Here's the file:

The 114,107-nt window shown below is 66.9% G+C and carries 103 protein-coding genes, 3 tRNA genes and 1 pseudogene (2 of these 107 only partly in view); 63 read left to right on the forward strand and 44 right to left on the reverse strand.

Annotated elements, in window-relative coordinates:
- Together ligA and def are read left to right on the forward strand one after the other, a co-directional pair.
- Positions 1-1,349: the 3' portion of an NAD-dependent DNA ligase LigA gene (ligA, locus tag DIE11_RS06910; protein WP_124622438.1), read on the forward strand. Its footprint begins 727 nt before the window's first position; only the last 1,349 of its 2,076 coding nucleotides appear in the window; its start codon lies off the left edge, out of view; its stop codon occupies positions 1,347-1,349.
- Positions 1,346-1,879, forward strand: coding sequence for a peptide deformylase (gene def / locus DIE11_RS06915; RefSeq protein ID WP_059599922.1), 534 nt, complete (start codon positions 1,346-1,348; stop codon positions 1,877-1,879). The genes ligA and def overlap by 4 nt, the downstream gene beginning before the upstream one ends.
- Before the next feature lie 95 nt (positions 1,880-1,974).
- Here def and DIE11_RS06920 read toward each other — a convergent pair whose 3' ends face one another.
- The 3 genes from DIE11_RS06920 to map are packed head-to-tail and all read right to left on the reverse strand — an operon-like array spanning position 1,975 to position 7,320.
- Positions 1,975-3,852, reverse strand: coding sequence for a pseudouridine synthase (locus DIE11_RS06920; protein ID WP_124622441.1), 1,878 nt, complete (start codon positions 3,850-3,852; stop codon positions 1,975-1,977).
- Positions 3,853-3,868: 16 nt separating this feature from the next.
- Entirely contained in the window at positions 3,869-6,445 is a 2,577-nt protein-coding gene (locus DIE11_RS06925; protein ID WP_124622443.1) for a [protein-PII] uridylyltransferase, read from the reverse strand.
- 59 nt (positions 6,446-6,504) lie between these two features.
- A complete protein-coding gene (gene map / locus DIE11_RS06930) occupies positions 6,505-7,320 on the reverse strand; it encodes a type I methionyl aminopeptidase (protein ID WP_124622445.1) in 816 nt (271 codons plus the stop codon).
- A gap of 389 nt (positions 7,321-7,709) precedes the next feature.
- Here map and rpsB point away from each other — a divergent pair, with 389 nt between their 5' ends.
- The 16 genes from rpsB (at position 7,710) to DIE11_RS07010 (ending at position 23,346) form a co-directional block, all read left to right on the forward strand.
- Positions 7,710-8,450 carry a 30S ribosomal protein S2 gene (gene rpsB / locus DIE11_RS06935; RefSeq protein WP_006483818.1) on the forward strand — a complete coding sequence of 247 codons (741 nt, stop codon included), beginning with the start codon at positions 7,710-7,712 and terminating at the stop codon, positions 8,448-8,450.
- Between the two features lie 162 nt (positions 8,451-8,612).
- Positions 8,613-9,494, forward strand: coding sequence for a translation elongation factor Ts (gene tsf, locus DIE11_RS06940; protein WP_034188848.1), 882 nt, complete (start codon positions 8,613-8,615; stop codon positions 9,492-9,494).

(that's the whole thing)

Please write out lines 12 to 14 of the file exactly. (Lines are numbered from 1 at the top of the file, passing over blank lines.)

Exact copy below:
- 59 nt (positions 6,446-6,504) lie between these two features.
- A complete protein-coding gene (gene map / locus DIE11_RS06930) occupies positions 6,505-7,320 on the reverse strand; it encodes a type I methionyl aminopeptidase (protein ID WP_124622445.1) in 816 nt (271 codons plus the stop codon).
- A gap of 389 nt (positions 7,321-7,709) precedes the next feature.